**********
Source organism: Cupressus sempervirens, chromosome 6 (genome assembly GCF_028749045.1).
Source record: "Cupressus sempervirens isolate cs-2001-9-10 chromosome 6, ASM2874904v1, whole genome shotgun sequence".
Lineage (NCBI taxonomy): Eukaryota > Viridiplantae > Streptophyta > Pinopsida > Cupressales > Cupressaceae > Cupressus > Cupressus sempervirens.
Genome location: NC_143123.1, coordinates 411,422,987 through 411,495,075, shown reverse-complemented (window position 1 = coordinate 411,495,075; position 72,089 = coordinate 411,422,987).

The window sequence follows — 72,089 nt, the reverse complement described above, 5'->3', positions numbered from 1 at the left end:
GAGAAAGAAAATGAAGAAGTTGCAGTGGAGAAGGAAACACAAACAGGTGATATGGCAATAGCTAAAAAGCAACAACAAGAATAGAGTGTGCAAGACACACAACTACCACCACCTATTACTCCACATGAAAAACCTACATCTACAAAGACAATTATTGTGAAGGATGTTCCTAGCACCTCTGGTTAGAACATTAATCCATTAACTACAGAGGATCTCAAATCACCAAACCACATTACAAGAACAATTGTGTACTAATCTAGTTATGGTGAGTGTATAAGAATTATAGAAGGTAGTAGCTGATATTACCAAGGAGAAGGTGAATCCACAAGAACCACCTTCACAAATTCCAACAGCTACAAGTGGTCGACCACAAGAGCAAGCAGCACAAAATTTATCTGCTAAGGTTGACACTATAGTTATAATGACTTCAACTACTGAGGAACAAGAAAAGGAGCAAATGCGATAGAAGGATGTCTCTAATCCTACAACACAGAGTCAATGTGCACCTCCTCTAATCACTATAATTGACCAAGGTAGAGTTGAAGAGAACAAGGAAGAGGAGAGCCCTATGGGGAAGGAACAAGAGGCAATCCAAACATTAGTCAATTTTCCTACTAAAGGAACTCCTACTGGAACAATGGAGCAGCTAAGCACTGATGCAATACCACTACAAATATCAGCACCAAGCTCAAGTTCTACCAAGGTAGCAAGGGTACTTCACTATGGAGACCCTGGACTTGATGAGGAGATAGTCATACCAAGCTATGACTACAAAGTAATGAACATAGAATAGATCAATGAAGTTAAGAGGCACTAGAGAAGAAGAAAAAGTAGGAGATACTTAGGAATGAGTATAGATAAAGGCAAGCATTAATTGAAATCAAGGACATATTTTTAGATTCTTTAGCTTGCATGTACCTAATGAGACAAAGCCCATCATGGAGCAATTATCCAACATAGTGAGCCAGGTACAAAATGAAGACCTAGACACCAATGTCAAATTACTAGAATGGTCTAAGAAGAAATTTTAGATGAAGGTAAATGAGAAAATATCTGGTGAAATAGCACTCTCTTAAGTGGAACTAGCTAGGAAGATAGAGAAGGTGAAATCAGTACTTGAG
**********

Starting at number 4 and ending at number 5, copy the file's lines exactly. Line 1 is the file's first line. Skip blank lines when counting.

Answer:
Genome location: NC_143123.1, coordinates 411,422,987 through 411,495,075, shown reverse-complemented (window position 1 = coordinate 411,495,075; position 72,089 = coordinate 411,422,987).

The window sequence follows — 72,089 nt, the reverse complement described above, 5'->3', positions numbered from 1 at the left end: